How to avoid an h. pylori bacterial infection

Though stress, spicy foods, alcohol, and smoking don’t cause ulcers, they can keep them from healing quickly or make your pain worse. Talk to your doctor about ways to manage your stress, improve your diet, and, if you smoke, how you can get help to quit.

Reviewed by Minesh Khatri on December 7, 2020

National Digestive Diseases Information Clearinghouse: “Peptic Ulcer Disease and H. Pylori.”

National Cancer Institute: “Helicobacter pylori and Cancer.”

KidsHealth: “Infections: Helicobacter Pylori.”

National Institute of Diabetes and Digestive and Kidney Diseases: “The Burden of Digestive Diseases: Peptic Ulcer Disease.”

American College of Gastroenterology: “Peptic Ulcer Disease.”

UpToDate. “Helicobacter pylori infection and treatment.”

American Cancer Society: “How is stomach cancer diagnosed?” “How is stomach cancer treated?” and “Signs and symptoms of stomach cancer.”

National Digestive Diseases Information Clearinghouse: “Peptic Ulcer Disease and H. Pylori.”

National Cancer Institute: “Helicobacter pylori and Cancer.”

KidsHealth: “Infections: Helicobacter Pylori.”

National Institute of Diabetes and Digestive and Kidney Diseases: “The Burden of Digestive Diseases: Peptic Ulcer Disease.”

American College of Gastroenterology: “Peptic Ulcer Disease.”

UpToDate. “Helicobacter pylori infection and treatment.”

American Cancer Society: “How is stomach cancer diagnosed?” “How is stomach cancer treated?” and “Signs and symptoms of stomach cancer.”

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How to avoid an h. pylori bacterial infection

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  • Is Eating Smoked Foods Healthy?
  • Foods to Avoid Eating Before Bedtime
  • What Foods Should Be Avoided While Recuperating From Food Poisoning?
  • Healthy Food to Curb Nausea While Pregnant

H. pylori is a bacteria that causes more than half of peptic ulcers, which are open sores in the lining of your stomach, esophagus or the first part of your small intestine. Symptoms may include a burning or dull pain in your stomach between meals or during the night, appetite loss, bloating, belching, nausea and vomiting. Avoiding certain foods may help prevent or minimize your symptoms.

Low-Fiber Grains

Eating a fiber-rich diet can help reduce your risk of developing an ulcer, according to the University of Maryland Medical Center, and accelerate recovery once you have one. While whole grains provide valuable amounts of fiber, refined grains such as white flour do not. To make sure you’re getting plenty of fiber, replace refined-grain products in your diet, such as instant rice, pretzels and egg noodles, with whole-grain equivalents, such as brown rice, oatmeal and popcorn.

Spicy Foods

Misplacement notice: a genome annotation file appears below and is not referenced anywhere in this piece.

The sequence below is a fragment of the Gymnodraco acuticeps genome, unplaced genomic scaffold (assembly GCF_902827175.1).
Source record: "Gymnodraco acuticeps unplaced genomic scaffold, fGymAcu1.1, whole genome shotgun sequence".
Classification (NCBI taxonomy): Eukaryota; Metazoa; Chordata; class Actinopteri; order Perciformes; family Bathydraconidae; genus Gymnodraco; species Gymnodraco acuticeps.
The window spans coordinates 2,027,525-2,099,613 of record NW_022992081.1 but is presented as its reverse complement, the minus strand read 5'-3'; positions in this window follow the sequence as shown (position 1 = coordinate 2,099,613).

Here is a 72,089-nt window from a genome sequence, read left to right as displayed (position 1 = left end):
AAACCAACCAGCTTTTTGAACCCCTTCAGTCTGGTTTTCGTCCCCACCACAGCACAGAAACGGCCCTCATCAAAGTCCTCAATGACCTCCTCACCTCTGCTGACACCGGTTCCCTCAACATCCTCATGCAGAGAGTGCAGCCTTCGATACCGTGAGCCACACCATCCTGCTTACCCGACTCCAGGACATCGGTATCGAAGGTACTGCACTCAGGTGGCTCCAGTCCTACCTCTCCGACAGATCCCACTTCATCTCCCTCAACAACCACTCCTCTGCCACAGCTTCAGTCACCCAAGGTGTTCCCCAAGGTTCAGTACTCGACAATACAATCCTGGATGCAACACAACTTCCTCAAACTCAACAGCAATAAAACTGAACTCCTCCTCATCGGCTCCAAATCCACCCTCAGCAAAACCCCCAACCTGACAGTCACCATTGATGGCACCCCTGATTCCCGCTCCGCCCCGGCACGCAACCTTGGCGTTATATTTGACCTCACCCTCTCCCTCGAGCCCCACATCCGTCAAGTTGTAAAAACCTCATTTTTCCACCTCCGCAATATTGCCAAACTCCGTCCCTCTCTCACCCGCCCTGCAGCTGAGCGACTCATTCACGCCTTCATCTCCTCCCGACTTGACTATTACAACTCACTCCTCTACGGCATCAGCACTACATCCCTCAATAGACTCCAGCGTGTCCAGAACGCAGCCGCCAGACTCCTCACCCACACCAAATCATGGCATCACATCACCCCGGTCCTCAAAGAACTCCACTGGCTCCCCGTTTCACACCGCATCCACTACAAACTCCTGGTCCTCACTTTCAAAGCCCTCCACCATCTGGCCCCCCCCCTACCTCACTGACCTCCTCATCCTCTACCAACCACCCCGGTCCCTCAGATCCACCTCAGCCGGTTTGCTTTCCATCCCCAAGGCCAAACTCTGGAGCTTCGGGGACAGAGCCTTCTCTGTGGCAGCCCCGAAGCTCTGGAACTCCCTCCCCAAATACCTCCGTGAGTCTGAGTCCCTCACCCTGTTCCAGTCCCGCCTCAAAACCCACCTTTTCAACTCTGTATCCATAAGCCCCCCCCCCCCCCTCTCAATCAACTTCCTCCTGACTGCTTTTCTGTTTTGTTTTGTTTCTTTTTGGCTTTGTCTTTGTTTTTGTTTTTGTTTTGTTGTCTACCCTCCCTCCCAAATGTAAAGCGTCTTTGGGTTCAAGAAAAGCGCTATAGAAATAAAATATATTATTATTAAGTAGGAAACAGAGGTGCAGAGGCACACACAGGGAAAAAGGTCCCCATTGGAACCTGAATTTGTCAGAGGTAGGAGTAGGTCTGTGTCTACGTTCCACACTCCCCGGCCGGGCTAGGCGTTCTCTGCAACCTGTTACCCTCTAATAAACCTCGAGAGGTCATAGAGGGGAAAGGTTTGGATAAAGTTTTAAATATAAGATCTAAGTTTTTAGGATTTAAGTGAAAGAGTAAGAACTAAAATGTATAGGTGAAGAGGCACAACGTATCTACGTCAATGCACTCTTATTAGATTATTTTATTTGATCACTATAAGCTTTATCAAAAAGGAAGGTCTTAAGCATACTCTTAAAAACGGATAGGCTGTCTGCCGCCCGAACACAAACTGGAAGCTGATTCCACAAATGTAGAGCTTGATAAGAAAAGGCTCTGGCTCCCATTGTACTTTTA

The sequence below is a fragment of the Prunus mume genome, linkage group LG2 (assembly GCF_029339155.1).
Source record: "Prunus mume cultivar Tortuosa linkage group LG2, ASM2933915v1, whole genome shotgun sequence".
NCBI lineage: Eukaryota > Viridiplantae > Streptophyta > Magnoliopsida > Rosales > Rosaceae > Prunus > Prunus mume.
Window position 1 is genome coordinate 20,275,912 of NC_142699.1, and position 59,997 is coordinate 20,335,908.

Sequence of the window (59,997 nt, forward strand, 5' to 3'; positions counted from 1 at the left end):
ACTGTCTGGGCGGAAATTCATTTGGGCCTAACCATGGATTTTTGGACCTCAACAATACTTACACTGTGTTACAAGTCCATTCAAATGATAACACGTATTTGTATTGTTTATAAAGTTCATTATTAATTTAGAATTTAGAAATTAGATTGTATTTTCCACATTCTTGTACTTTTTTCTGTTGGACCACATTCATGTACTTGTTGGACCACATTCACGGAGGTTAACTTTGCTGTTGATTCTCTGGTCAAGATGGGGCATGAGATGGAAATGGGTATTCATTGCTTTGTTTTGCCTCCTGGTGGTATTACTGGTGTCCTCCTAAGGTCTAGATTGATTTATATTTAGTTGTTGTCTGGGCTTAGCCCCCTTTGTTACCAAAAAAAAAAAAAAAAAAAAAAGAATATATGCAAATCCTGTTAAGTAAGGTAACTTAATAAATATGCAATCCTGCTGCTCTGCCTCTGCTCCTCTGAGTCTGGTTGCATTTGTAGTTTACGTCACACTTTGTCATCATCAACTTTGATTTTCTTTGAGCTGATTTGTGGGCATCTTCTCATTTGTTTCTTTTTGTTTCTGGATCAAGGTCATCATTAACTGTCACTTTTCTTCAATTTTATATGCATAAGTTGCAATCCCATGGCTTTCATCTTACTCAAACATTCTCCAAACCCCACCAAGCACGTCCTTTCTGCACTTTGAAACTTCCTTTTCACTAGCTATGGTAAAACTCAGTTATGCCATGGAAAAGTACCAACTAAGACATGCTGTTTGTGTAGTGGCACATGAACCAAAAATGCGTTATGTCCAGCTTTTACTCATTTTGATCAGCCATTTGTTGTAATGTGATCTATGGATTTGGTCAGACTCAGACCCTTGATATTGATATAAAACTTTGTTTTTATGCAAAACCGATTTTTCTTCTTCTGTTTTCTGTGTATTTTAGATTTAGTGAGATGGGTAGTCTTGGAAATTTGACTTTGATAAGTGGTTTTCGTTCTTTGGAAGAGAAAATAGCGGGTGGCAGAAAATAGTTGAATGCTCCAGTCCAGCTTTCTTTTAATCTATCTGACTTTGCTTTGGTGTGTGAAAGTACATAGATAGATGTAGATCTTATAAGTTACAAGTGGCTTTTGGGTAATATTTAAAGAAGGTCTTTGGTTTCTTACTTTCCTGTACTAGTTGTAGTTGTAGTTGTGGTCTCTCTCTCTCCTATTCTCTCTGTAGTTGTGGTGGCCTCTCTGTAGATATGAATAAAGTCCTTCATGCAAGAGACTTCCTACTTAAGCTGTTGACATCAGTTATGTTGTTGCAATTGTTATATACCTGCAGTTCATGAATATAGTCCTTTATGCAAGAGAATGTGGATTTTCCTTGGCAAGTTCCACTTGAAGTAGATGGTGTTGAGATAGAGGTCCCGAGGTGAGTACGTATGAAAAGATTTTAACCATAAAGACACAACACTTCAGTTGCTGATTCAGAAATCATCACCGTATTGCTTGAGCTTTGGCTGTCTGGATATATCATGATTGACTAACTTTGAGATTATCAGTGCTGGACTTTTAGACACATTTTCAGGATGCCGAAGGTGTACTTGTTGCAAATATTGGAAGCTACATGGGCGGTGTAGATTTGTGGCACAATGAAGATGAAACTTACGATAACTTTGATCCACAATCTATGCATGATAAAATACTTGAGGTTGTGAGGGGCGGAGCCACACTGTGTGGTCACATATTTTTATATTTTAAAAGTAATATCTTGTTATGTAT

While foods affect people with peptic ulcers differently, spicy foods may worsen your symptoms. Particularly spicy foods worth limiting or avoiding once an H. pylori infection sets in include jalapeño and cayenne peppers, salsa, Asian curries, miso paste and spicy mustard. Replace hot peppers with fruits and vegetables such as apples, celery, onions, garlic and cranberries, which may help slow the growth of H. pylori.

Coffee, Caffeine and Carbonated Drinks

Coffee, with or without caffeine, can increase stomach acid production, raising your risk for ulcer symptoms. Carbonated beverages such as soft drinks and mineral water can have similar effects. Choose flat water and less-acidic beverages such as low-fat milk and herbal teas instead. Caffeine can also worsen ulcer symptoms, so avoid caffeine-containing foods such as chocolate and coffee-flavored ice cream and candies.

Pickled Foods

Dealing with an H. pylori infection is already uncomfortable enough — and you should avoid picked foods if you don’t want to make it worse. Since pickling involves preserving foods in vinegar, pickled foods are generally very acidic, and eating large amounts of acidic foods may irritate your stomach lining further. If you’re prone to H. pylori infections, limit your intake of pickled foods, such as pickles, herring and kimchi. Amp up your fresh vegetable intake instead.

How to avoid an h. pylori bacterial infection

Helicobacter pylori (H. pylori) are bacteria that infect the lining of the stomach. These bacteria can cause peptic ulcer diseases and duodenal ulcers. While natural treatments may not eradicate the bacteria, they might help maintain the bacteria at low levels.

Gastric inflammation caused by H. pylori can lead to superficial gastritis, ulcers, and even gastric cancer. H. pylori infections typically require triple therapy with two antibiotics and a proton pump inhibitor.

Antibiotics can cause side effects. Using natural treatments might be helpful in preventing these side effects, protecting the stomach, helping the body to better fight infection, and promoting overall good health.

As natural treatments are unlikely to eradicate H. pylori entirely, people might choose to use them alongside conventional therapy.

Researchers have conducted a range of studies on natural approaches to treating H. pylori infections. Eight potential natural treatments include:

1. Honey

How to avoid an h. pylori bacterial infection